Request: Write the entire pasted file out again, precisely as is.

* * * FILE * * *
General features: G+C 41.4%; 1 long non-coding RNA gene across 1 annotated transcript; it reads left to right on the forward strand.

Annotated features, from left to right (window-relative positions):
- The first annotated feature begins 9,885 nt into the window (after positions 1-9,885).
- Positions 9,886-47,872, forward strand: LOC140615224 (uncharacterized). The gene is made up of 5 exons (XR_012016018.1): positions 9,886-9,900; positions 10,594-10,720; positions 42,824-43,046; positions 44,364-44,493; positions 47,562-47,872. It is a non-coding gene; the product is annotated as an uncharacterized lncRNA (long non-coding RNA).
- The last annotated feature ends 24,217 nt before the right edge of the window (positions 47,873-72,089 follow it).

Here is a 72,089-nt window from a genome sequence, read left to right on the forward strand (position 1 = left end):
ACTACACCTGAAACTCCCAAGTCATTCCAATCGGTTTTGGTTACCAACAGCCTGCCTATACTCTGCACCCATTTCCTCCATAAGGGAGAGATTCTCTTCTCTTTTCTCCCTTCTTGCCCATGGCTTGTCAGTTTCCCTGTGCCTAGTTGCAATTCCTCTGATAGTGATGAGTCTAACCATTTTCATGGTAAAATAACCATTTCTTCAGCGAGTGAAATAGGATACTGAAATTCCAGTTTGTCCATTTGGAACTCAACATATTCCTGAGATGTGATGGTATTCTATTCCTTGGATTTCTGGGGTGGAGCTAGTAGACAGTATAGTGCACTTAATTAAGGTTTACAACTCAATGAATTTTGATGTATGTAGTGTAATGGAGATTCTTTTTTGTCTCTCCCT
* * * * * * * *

General features: G+C 41.4%; 1 long non-coding RNA gene across 1 annotated transcript; it reads left to right on the forward strand.

Annotated features, from left to right (window-relative positions):
- The first annotated feature begins 9,885 nt into the window (after positions 1-9,885).
- Positions 9,886-47,872, forward strand: LOC140615224 (uncharacterized). The gene is made up of 5 exons (XR_012016018.1): positions 9,886-9,900; positions 10,594-10,720; positions 42,824-43,046; positions 44,364-44,493; positions 47,562-47,872. It is a non-coding gene; the product is annotated as an uncharacterized lncRNA (long non-coding RNA).
- The last annotated feature ends 24,217 nt before the right edge of the window (positions 47,873-72,089 follow it).

Here is a 72,089-nt window from a genome sequence, read left to right on the forward strand (position 1 = left end):
ACTACACCTGAAACTCCCAAGTCATTCCAATCGGTTTTGGTTACCAACAGCCTGCCTATACTCTGCACCCATTTCCTCCATAAGGGAGAGATTCTCTTCTCTTTTCTCCCTTCTTGCCCATGGCTTGTCAGTTTCCCTGTGCCTAGTTGCAATTCCTCTGATAGTGATGAGTCTAACCATTTTCATGGTAAAATAACCATTTCTTCAGCGAGTGAAATAGGATACTGAAATTCCAGTTTGTCCATTTGGAACTCAACATATTCCTGAGATGTGATGGTATTCTATTCCTTGGATTTCTGGGGTGGAGCTAGTAGACAGTATAGTGCACTTAATTAAGGTTTACAACTCAATGAATTTTGATGTATGTAGTGTAATGGAGATTCTTTTTTGTCTCTCCCT